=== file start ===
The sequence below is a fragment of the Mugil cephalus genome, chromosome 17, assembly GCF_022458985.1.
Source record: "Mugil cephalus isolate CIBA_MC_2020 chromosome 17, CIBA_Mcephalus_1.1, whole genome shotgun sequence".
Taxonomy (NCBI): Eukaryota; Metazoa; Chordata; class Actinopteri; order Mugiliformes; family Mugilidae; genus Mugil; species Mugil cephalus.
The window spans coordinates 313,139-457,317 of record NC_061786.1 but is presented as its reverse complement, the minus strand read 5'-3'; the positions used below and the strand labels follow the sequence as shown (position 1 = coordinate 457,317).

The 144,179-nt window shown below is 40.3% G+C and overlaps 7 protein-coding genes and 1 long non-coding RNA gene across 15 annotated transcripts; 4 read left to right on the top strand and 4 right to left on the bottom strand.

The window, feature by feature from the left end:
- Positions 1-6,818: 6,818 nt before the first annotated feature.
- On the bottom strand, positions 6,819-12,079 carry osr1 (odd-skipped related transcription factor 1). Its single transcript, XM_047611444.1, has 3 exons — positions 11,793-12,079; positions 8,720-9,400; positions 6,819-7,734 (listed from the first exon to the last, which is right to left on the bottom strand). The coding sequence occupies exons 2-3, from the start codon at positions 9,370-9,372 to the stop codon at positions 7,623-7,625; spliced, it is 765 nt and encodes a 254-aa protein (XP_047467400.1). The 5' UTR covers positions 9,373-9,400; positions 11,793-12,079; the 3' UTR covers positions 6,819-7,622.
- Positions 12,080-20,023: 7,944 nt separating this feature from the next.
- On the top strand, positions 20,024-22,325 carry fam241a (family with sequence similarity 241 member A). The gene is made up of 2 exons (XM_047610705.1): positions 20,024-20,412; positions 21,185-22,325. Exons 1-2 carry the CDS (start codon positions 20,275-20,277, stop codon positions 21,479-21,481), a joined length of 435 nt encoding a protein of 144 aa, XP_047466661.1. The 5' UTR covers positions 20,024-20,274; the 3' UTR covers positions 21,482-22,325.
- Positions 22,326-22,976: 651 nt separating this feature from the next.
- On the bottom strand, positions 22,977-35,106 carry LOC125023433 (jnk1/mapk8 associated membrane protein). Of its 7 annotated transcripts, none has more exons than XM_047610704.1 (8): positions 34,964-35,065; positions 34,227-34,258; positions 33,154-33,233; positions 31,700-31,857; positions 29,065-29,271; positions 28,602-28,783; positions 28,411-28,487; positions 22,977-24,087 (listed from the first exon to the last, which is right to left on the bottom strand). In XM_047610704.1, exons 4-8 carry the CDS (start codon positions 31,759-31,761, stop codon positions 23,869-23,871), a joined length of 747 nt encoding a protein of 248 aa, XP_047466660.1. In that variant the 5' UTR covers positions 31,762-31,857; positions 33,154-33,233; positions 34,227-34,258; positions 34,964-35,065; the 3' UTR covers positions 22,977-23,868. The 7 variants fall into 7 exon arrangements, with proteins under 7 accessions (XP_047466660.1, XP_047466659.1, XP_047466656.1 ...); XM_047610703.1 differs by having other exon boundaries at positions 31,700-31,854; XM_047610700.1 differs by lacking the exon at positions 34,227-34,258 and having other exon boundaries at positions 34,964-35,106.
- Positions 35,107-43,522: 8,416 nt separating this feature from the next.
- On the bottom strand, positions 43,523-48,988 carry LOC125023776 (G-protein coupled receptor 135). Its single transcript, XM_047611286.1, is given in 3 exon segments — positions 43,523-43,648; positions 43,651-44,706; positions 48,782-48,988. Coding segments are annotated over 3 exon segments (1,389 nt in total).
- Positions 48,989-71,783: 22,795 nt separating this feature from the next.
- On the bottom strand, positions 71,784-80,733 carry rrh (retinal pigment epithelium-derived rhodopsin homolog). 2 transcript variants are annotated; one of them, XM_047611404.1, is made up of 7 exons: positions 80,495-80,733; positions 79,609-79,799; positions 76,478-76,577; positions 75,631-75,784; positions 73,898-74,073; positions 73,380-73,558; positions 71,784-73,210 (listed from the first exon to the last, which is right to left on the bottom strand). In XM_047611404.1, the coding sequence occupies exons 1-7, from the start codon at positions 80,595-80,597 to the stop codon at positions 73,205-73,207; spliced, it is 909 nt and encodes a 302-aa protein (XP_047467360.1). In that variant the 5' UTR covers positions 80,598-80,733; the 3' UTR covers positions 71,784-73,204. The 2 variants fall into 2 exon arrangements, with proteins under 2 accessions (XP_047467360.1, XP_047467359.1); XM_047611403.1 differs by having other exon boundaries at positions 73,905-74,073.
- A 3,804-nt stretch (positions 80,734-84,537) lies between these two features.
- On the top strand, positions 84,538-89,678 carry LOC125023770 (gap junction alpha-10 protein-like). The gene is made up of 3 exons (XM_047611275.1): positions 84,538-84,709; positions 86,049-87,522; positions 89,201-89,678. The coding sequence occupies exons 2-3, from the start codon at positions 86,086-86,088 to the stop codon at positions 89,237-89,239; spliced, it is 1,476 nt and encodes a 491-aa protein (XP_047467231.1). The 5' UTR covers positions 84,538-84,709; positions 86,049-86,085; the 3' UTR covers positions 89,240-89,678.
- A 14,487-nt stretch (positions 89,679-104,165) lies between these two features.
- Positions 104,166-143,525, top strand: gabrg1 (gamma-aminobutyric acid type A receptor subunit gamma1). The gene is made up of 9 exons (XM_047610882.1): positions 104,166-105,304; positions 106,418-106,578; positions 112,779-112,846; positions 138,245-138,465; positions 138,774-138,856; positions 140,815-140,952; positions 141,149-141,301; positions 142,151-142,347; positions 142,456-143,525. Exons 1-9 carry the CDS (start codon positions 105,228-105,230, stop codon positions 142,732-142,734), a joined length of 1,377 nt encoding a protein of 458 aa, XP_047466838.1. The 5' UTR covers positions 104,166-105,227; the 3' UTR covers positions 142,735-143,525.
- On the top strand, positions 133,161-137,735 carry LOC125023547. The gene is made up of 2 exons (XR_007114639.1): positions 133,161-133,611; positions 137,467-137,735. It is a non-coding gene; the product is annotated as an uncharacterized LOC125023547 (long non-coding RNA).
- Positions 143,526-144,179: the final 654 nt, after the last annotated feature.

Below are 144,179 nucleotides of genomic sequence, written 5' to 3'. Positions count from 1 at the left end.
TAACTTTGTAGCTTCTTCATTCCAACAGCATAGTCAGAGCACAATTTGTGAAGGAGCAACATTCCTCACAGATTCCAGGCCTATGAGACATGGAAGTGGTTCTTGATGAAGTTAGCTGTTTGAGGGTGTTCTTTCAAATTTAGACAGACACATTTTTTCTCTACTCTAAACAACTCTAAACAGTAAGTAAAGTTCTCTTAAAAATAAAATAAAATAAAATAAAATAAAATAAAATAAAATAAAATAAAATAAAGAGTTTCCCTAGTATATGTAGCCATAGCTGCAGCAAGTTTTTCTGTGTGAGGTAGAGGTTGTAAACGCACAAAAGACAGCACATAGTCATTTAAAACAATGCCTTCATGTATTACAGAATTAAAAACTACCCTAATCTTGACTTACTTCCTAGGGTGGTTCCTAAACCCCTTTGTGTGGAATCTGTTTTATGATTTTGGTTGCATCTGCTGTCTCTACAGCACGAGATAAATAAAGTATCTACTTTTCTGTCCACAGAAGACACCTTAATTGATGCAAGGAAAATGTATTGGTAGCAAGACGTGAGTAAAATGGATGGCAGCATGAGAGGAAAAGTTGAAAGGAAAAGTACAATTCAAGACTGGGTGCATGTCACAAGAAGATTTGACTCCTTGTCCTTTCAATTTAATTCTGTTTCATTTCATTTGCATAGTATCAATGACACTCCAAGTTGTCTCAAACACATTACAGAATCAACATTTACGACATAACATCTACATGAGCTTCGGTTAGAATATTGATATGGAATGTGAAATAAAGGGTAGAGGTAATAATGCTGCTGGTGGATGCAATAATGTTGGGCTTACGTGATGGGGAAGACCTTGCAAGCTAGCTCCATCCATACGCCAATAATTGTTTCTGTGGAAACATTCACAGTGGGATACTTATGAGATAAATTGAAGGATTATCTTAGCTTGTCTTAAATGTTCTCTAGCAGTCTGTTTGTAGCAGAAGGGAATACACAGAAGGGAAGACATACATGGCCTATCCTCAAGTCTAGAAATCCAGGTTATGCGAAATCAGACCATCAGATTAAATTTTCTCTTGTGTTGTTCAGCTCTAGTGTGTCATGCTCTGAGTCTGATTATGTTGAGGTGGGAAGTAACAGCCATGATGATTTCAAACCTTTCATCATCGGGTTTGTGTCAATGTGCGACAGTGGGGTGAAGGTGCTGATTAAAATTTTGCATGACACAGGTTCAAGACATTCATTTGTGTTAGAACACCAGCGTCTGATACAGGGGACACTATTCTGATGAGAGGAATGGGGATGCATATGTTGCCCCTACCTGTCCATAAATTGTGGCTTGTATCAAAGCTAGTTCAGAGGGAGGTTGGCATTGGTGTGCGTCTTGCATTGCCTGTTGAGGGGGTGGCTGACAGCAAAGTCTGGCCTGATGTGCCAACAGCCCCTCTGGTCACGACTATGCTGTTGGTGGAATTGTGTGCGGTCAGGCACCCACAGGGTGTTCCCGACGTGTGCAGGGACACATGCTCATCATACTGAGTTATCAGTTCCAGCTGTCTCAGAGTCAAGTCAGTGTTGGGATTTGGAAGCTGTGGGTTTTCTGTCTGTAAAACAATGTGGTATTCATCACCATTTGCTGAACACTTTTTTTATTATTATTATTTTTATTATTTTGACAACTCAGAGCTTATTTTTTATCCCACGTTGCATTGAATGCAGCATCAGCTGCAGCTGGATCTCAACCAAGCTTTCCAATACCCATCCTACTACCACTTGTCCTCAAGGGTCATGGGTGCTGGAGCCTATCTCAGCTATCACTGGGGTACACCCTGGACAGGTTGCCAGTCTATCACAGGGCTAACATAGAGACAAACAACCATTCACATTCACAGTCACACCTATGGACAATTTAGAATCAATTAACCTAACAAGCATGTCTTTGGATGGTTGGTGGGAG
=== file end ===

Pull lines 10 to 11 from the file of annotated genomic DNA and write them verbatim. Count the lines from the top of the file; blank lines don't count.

- On the top strand, positions 20,024-22,325 carry fam241a (family with sequence similarity 241 member A). The gene is made up of 2 exons (XM_047610705.1): positions 20,024-20,412; positions 21,185-22,325. Exons 1-2 carry the CDS (start codon positions 20,275-20,277, stop codon positions 21,479-21,481), a joined length of 435 nt encoding a protein of 144 aa, XP_047466661.1. The 5' UTR covers positions 20,024-20,274; the 3' UTR covers positions 21,482-22,325.
- Positions 22,326-22,976: 651 nt separating this feature from the next.